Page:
In lieu of an abstract, here is a brief excerpt of the content:

  • Unseen Connections:The Materiality of Cell Phones
  • Joshua A. Bell, Briel Kobak, Joel Kuipers, and Amanda Kemble

In his much cited 1986 essay on the "Cultural Biography of Things," Igor Kopytoff proposes a biographical approach to objects and things as a way to understand commodities and commodification. Doing so he remarks, "What would make a biography cultural is not what it deals with, but how and from what perspective. A culturally informed economic biography of an object would look at it as a culturally constructed entity, endowed with culturally specific meanings, and classified and reclassified into culturally constituted categories" (1986:68, emphasis added). Kopytoff's work, and indeed the collection in which it appeared (Appadurai 1986a), helped spawn an entire genre of anthropological writing, and initiated a wider rethinking of the role of commodities in everyday lives globally (see Miller 1987; Gosden and Marshall 1999; Hoskins 1998, 2006; Bestor 2004; Foster 2008; West 2012; Tsing 2015; Joyce and Gillespie 2015). This collection of essays focuses on the aspect of reclassification inspired by Kopytoff's work by applying the biographical approach to a contemporary commodity that emerges from a network of transnational supply chains: the cell phone.

Kopytoff's work helped launch a powerful approach to the longue durée of capitalism and commoditization in Africa (cf. Burke 1996), and indeed elsewhere (cf. Thomas 1991). However, while he was well aware of the ways [End Page 465] in which commodities were made and unmade, Kopytoff's biographical approach insists that commodities are born at the moment of exchange.1 Taking a cue from recent anthropological work on globalization and commodity supply chains (see Lee and LiPuma 2002; Tsing 2005, 2015; Foster 2008; West 2012), the articles in this collection explore the life of the cell phone both before and after its point of sale, evaluating its position as a commodity during the various phases of its production and manipulation. Doing so, the collection seeks to bring the "global assemblage" (Collier and Ong 2005) of the cell phone into view, as well as the networks that the device helps to sustain and create (see Hockenberry, this issue). Each piece in this special collection examines the sorts of exchange spheres that Kopytoff described, detailing how different relations and contexts foreground various aspects of an object's materiality throughout its lifetime. The essays reaffirm that the significance and value of the object is always unstable and open for reclassification (Graeber 2001, Tsing 2015). In this collection's discussions of the cell phone such negotiations are present through concerns over origins of material, like coltan (Mantz, this issue), in debates over who makes one's device (Hockenberry, this issue), the nature of infrastructure that they are a part of (Taylor and Horst, this issue), conversations over digital versus landline connection (Dent, this issue), or attempts to conceal broken phone parts and repair from anxious customers (Bell et al., this issue). By paying attention to the social and material relations within production, use, breakdown, repair, and innovation, this collection aims to demonstrate the extent to which the life of a commodity indeed merits biographical attention even—perhaps, most especially—as supply chains grow in scope, scale, and complexity. Doing so, this collection pulls together an analytical approach to commodities, and their supply chains, with a materially focused ethnography of infrastructure and media.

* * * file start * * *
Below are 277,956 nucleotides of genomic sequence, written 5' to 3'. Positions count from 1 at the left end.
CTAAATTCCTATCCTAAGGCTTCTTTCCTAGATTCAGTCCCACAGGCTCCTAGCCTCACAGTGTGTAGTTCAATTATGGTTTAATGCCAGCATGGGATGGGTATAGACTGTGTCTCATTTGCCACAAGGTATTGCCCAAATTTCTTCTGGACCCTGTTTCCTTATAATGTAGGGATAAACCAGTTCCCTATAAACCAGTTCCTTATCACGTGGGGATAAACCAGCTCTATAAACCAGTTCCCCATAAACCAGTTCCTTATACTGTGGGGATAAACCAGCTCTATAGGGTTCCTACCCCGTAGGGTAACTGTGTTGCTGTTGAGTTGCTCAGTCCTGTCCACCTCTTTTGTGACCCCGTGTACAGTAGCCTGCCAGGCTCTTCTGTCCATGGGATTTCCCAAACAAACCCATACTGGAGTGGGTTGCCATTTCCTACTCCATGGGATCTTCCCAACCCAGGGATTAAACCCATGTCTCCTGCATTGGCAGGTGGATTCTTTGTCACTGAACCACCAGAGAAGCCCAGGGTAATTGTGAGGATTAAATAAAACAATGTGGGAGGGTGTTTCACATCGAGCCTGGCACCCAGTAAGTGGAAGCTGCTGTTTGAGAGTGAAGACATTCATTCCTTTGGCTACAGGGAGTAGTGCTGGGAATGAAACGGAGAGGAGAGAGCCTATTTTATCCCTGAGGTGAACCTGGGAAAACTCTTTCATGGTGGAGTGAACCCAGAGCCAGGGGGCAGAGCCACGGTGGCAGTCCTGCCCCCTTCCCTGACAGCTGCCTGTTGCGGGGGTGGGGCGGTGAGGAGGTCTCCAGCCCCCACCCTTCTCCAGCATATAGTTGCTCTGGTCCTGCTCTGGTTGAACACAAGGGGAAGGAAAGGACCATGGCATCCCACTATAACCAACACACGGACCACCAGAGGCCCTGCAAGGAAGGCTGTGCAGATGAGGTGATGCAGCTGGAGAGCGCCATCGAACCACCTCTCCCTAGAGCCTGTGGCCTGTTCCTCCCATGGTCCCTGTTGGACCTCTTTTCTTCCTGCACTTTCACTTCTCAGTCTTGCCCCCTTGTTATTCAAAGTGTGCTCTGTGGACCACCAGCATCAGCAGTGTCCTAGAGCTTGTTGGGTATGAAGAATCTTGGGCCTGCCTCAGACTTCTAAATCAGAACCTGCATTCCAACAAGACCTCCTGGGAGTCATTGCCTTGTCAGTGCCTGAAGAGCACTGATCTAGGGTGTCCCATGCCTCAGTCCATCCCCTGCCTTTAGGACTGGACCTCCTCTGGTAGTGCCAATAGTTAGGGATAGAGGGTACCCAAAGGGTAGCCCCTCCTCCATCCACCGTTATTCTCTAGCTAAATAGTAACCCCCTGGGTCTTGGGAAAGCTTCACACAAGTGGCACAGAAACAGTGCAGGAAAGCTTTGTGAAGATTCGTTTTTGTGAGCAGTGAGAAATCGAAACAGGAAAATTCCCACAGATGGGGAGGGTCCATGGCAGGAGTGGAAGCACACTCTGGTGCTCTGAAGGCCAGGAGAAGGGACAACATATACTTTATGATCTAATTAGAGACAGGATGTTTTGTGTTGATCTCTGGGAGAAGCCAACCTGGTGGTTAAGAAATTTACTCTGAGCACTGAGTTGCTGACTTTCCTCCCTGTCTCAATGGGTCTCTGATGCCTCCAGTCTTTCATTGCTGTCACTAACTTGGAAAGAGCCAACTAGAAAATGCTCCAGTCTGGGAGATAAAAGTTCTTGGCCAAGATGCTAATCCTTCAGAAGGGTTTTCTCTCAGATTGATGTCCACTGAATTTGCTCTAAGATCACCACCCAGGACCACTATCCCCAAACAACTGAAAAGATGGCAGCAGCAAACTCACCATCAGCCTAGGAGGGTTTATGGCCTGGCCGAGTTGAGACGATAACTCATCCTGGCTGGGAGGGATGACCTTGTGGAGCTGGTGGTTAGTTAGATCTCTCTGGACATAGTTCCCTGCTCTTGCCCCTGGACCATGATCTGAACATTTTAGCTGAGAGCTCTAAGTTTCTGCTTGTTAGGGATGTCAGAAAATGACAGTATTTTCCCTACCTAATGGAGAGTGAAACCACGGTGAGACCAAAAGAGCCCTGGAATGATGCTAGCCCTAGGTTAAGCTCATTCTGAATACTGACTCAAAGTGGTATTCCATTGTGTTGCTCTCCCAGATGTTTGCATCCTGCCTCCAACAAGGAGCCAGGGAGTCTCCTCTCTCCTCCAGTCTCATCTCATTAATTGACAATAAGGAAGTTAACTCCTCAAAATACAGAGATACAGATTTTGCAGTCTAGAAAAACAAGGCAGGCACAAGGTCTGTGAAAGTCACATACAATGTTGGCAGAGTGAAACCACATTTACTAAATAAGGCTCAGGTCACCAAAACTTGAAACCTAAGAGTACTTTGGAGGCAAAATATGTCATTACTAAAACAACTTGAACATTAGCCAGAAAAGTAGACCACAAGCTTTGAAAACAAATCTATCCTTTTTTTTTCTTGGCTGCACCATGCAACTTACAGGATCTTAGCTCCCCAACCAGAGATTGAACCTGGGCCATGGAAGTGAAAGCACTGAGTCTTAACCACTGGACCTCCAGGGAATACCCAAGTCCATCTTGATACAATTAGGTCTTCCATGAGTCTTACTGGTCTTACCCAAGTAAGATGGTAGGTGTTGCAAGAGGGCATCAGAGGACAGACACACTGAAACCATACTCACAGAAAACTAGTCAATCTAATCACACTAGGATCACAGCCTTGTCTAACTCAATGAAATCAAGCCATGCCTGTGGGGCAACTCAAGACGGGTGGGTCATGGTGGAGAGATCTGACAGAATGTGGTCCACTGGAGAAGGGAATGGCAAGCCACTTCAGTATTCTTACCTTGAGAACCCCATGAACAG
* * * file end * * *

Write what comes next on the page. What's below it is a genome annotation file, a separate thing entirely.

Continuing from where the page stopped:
Anthropology of the Cell Phone

Smartphone, shŏujī, keitai, handy, celular, móvil, ponsel, ovare voa2: with over 6 billion users worldwide and counting, and some 2 billion purchased annually, what we in this collection will refer to as the "cell phone" has become integral to people's lives throughout the world. Alongside the rapid and global proliferation of cell phones, there has been a steady growth in anthropological research on the device's integration into daily life. Since [End Page 466] the mid-2000s much of the ethnographic literature on cell phones has explored the social and communicative transformations of these devices.3 Anthropologists have focused on how cell phones mediate social relationships (see Glotz, Bertscht, and Locke 2005; Horst and Miller 2006; De Bruijn, Nyamnjoh, and Brinkman 2009; Lipset 2013), and shape subjective experience, such as identity and gender, along specific...